LSE, in partnership with 21 European and Chinese institutions, has launched the first event, in China, of the three year BIONET project.
The BIONET project, funded under the EU's 6th Framework Programme, examines the challenges facing the ethical governance of research in the life sciences and biomedicine in China and the EU.
The initial scientific focus of BIONET is on issues in biomedicine, in particular new reproductive technologies, stem cells, genomic research on disease susceptibility and pharmacogenomics, and biobanking. The initial bioethical focus is on informed consent, benefit sharing and intellectual property, data protection and ethical standards for the conduct, review and evaluation of biomedical research.
The first event is a five day workshop hosted at Peking University in Beijing from 1-5 April. The title of the workshop is Informed Consent in Reproductive Genetics and Stem Cell Technology and the role of Ethical Review Boards. There are currently more than 88 Assisted Reproductive Technology (ART) centres and 10 sperm banks in China (as of December 2006). Compared to other biomedical technologies, ART is relatively mature in China, although its increasing use in recent years has raised a number of issues, not only as concerns informed consent, but also issues of informed choice and the role of ethical review committees. Participants in the workshop include academics, ethicists, clinicians, lawyers and policy makers from China and Europe. The programme also involves site visits to local hospitals engaged in ART.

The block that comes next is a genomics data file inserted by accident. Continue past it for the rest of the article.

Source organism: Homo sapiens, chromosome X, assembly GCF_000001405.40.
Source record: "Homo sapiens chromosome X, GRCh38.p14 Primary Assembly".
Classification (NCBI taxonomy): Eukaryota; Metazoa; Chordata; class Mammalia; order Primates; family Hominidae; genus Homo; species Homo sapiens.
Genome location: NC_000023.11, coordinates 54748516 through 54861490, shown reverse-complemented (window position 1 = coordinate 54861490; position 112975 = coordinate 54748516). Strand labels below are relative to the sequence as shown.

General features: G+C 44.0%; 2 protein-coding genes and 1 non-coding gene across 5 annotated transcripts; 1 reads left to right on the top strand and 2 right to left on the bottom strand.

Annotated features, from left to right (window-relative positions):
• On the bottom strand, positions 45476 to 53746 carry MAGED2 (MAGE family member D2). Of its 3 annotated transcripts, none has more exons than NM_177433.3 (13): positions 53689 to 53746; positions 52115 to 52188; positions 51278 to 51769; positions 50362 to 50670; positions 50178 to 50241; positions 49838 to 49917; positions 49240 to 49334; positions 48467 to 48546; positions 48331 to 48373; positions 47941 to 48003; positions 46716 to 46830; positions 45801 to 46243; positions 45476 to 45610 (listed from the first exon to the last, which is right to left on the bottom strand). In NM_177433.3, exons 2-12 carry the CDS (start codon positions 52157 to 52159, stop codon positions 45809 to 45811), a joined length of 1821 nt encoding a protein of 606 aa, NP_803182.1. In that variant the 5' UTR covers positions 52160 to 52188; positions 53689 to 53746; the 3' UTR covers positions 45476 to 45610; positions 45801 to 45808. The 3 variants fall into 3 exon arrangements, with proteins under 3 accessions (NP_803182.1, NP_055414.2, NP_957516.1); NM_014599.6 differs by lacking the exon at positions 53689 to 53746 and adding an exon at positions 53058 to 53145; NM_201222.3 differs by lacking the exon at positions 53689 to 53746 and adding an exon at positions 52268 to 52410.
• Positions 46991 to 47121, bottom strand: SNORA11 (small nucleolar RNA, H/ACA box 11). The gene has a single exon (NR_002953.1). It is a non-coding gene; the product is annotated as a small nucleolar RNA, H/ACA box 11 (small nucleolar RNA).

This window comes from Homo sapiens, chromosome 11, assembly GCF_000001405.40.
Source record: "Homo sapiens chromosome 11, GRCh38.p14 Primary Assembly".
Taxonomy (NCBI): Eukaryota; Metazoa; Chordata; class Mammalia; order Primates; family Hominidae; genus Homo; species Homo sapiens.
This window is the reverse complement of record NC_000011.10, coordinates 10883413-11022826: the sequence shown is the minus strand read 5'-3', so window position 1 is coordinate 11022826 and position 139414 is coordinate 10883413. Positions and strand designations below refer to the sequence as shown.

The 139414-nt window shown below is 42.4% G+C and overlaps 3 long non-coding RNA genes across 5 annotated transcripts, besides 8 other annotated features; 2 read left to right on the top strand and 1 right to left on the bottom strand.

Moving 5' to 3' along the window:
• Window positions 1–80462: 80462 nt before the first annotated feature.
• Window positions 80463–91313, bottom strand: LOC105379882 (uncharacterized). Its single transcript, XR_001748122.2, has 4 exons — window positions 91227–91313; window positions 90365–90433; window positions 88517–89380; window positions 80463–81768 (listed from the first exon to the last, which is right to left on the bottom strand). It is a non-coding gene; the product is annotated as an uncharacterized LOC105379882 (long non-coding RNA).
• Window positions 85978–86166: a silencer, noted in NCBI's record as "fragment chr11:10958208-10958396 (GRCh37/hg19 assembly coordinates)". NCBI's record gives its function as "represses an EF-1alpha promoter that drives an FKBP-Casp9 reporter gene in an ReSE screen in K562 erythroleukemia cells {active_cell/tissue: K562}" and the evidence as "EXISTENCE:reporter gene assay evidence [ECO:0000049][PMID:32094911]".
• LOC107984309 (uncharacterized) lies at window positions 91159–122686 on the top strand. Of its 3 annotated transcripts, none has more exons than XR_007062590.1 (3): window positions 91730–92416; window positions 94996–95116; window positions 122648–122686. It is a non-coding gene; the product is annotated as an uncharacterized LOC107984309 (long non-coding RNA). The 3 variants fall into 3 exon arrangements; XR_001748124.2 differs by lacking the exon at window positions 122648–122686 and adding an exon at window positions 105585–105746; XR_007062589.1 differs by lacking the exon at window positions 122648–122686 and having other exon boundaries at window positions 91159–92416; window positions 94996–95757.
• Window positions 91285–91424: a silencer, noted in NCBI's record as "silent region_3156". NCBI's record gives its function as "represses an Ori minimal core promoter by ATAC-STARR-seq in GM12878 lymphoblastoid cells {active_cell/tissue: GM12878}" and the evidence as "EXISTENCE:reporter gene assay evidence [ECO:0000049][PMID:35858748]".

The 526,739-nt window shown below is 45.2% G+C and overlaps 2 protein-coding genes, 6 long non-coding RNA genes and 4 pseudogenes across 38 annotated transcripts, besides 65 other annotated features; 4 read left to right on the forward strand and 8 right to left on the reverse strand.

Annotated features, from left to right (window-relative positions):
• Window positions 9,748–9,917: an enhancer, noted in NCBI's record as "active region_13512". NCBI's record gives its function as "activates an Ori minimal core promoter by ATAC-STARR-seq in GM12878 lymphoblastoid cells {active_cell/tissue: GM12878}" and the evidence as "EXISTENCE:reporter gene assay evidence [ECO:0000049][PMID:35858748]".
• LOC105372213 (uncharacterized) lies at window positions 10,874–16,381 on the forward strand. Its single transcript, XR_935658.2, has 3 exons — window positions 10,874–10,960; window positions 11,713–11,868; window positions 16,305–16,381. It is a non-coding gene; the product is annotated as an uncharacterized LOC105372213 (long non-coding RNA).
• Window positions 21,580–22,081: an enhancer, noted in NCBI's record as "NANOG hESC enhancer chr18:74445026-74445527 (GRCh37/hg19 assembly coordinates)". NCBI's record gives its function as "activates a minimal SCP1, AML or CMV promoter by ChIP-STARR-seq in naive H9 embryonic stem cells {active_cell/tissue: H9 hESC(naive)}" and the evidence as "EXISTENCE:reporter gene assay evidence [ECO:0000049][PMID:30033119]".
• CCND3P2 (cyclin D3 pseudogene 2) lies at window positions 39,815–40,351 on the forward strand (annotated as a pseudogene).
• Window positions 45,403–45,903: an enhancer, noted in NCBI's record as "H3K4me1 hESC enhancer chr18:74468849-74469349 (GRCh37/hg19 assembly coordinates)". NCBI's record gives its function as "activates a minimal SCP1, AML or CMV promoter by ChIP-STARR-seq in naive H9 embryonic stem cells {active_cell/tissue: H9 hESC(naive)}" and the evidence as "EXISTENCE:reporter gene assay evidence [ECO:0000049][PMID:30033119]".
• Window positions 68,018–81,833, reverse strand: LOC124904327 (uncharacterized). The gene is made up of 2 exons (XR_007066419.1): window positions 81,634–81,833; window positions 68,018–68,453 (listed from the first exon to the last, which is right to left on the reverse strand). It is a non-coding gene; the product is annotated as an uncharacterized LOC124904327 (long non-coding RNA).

The programme director of the BIONET project, Professor Nikolas Rose, director of LSE's research centre BIOS, said: 'We are delighted with the start of the BIONET project. I am particularly pleased with the level of participation that we are having over the five days of the workshop. The discussions are very lively, bringing together a broad range of senior people in academia, government, lawyers, and clinicians. We have also had participation from patients as well, listening to their views on ART. All the members of BIONET are looking forward to the next three years of collaborative research and the dissemination of this work.'
Contacts Professor Nikolas Rose at email: firstname.lastname@example.org or Dr Ayo Wahlberg at email@example.com
Contact for China projects is Dr Brendan Smith at email: firstname.lastname@example.org
For BIONET project, see http://www.bionet-china.org/
For LSE BIOS, see BIOS
Chinese Radio International (20 May)
An interview with two academics involved in the LSE-led ethics project BIONET.
4 April 2007